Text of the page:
Citation, DOI & article data
Kilovoltage peak (kVp) is the peak potential applied to the x-ray tube, which accelerates electrons from the cathode to the anode in radiography or computed tomography. Tube voltage, in turn, determines the quantity and quality of the photons generated. An increase in kVp extends and intensifies the x-ray emission spectrum, such that the maximal and average/effective energies are higher and the photon number/intensity is higher.
Along with the mAs (tube current and exposure time product) and filtration, kVp (tube voltage) is one of the primary settings that can be adjusted on x-ray machines to control the image quality and patient dose.
The first consideration when selecting the kVp is ensuring adequate penetration and exposure 5,7, which depends on photon number, photon energy, and tissue attenuation (which depends on attenuation coefficient and thickness). There must be an adequate number of sufficiently energetic photons that penetrate the patient and reach the image receptor. Exposure at the image receptor increases approximately by the fifth power of the change in kVp (due to a combination of increased photon number and penetrability), such that a 15% increase in kVp doubles the intensity at the detector 7,8. Particularly in larger body parts, such as obese adult torsos, lower energy photons are absorbed completely without contributing to image formation. In such situations, higher kVp is employed to improve the x-ray intensity reaching the receptor, thus increasing the signal to noise ratio on the images.
Once sufficient exposure is ensured, the next consideration for adjusting kVp is image contrast. At higher photon energies, photoelectric effect interactions are less frequent, so a higher proportion of photon interactions are Compton scatter, which varies less between different tissues than the photoelectric effect does. Moreover, higher energy photons are more likely to travel through the patient without any tissue interaction. Consequently, higher energy x-ray beams generate images with poorer contrast 6.
When given satisfactory penetration and contrast, the radiation dose to the patient must also be considered when setting the kVp. Photon quantity output is approximately proportional to a power function, kVpn, where n is approximately 2 in radiography and 2.6 in CT (with the variation related to differences in filtration and beam shape) 3,4. For example, an increase from 100 to 120 kVp would increase CT dose index by more than 50% if other parameters were held constant.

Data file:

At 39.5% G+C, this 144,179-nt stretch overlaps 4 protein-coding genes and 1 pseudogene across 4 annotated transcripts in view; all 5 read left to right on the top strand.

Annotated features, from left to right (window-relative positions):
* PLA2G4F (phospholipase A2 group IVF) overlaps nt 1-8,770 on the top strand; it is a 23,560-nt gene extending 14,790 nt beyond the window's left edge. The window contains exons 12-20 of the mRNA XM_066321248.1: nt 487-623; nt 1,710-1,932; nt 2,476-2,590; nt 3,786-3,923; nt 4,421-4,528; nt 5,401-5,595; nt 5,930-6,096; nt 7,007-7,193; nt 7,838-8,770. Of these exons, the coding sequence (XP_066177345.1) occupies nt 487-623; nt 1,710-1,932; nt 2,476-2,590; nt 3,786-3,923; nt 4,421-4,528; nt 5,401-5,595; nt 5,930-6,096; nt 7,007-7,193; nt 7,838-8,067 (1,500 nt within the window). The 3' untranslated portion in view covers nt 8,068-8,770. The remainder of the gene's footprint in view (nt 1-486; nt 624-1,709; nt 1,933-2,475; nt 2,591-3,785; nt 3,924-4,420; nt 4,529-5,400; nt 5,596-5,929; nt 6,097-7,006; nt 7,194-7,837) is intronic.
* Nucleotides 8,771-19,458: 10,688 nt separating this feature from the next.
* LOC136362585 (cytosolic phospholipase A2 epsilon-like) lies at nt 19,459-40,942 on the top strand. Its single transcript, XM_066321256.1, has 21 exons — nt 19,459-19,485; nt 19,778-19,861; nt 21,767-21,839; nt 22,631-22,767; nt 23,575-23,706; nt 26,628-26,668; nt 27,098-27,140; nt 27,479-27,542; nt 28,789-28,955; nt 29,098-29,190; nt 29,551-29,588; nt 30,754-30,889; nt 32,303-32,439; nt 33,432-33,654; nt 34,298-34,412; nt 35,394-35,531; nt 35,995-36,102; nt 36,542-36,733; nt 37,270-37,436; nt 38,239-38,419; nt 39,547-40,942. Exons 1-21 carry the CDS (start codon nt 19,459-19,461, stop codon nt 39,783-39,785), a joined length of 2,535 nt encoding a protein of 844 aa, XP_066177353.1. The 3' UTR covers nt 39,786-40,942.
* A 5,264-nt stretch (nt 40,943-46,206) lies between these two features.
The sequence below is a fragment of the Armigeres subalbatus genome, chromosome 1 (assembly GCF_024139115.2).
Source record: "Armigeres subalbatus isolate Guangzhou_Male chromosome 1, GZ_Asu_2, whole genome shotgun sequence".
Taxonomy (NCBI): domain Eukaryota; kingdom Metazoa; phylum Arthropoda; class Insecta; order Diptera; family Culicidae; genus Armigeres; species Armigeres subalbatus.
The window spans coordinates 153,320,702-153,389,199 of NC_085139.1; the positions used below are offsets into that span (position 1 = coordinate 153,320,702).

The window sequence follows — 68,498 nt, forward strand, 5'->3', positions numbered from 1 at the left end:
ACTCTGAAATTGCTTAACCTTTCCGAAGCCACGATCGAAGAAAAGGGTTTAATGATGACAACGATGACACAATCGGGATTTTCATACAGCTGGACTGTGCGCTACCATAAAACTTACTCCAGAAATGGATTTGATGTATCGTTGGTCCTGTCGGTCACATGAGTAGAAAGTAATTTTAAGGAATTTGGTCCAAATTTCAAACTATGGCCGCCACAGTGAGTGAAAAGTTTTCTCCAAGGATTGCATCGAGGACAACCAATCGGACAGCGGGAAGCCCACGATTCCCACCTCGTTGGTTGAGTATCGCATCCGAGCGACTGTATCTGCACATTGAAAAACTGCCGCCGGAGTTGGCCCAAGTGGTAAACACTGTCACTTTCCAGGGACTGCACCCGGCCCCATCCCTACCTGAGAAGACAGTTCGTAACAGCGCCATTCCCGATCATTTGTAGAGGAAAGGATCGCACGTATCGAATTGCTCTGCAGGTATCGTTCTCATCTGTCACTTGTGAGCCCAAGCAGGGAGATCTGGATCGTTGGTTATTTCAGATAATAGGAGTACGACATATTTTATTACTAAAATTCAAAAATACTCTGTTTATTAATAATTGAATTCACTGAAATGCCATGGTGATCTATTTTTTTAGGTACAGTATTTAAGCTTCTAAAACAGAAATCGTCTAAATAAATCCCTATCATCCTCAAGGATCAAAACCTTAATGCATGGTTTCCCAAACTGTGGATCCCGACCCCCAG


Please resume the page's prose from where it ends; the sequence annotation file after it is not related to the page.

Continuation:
In reality, so as to not increase dose unnecessarily, the mAs setting is typically adjusted down to compensate for the increased photon quantity caused by increasing kVp. Modern digital imaging systems achieve this through automated methods. As the fifth-power rule of thumb goes 7, to maintain the same image receptor exposure, every 15% change in kVp should be accompanied by an inverse adjustment in mAs by a factor of 2.
The ability to reduce mAs by a fifth-power relation is more than adequate to balance the second to third power direct effect of increasing kVp on photon quantity. The difference is related to how the probability of energy absorption in various biologic tissues declines dramatically over the range of photon energies used for diagnostic imaging 9. Thus, absorbed dose can be reduced while keeping the image receptor exposure constant by choosing a higher kVp and lower mAs. As this reduction is achieved with higher energy photons, however, the tradeoff is lower image contrast. Lower kVp techniques may be employed at lower dose when contrast is more important (e.g. CT angiography of the abdomen 10) or when noise related to attenuation is less of a problem (e.g. children 11).
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